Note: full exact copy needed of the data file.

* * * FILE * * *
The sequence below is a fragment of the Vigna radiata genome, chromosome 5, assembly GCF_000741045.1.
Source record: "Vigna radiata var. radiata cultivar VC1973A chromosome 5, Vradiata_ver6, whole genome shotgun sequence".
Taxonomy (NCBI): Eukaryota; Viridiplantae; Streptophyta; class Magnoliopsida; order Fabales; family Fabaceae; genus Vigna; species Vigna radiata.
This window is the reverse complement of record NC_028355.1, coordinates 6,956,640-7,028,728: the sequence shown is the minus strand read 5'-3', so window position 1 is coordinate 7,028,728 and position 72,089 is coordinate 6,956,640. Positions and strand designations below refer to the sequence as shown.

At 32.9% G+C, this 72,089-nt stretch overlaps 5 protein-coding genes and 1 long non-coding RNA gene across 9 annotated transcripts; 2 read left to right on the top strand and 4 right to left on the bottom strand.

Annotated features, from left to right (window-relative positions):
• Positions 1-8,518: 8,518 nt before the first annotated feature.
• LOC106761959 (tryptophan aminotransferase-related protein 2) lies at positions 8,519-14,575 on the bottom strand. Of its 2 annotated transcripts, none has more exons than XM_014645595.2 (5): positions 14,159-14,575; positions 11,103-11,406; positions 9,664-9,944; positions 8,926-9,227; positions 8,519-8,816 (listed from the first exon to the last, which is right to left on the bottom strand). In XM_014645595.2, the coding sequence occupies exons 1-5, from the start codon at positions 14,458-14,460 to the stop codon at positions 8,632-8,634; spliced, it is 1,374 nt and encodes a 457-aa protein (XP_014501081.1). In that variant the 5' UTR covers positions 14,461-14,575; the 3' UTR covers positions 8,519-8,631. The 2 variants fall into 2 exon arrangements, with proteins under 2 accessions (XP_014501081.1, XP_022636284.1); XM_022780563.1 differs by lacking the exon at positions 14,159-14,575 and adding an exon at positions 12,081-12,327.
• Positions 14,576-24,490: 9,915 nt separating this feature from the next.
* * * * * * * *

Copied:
The sequence below is a fragment of the Vigna radiata genome, chromosome 5, assembly GCF_000741045.1.
Source record: "Vigna radiata var. radiata cultivar VC1973A chromosome 5, Vradiata_ver6, whole genome shotgun sequence".
Taxonomy (NCBI): Eukaryota; Viridiplantae; Streptophyta; class Magnoliopsida; order Fabales; family Fabaceae; genus Vigna; species Vigna radiata.
This window is the reverse complement of record NC_028355.1, coordinates 6,956,640-7,028,728: the sequence shown is the minus strand read 5'-3', so window position 1 is coordinate 7,028,728 and position 72,089 is coordinate 6,956,640. Positions and strand designations below refer to the sequence as shown.

At 32.9% G+C, this 72,089-nt stretch overlaps 5 protein-coding genes and 1 long non-coding RNA gene across 9 annotated transcripts; 2 read left to right on the top strand and 4 right to left on the bottom strand.

Annotated features, from left to right (window-relative positions):
• Positions 1-8,518: 8,518 nt before the first annotated feature.
• LOC106761959 (tryptophan aminotransferase-related protein 2) lies at positions 8,519-14,575 on the bottom strand. Of its 2 annotated transcripts, none has more exons than XM_014645595.2 (5): positions 14,159-14,575; positions 11,103-11,406; positions 9,664-9,944; positions 8,926-9,227; positions 8,519-8,816 (listed from the first exon to the last, which is right to left on the bottom strand). In XM_014645595.2, the coding sequence occupies exons 1-5, from the start codon at positions 14,458-14,460 to the stop codon at positions 8,632-8,634; spliced, it is 1,374 nt and encodes a 457-aa protein (XP_014501081.1). In that variant the 5' UTR covers positions 14,461-14,575; the 3' UTR covers positions 8,519-8,631. The 2 variants fall into 2 exon arrangements, with proteins under 2 accessions (XP_014501081.1, XP_022636284.1); XM_022780563.1 differs by lacking the exon at positions 14,159-14,575 and adding an exon at positions 12,081-12,327.
• Positions 14,576-24,490: 9,915 nt separating this feature from the next.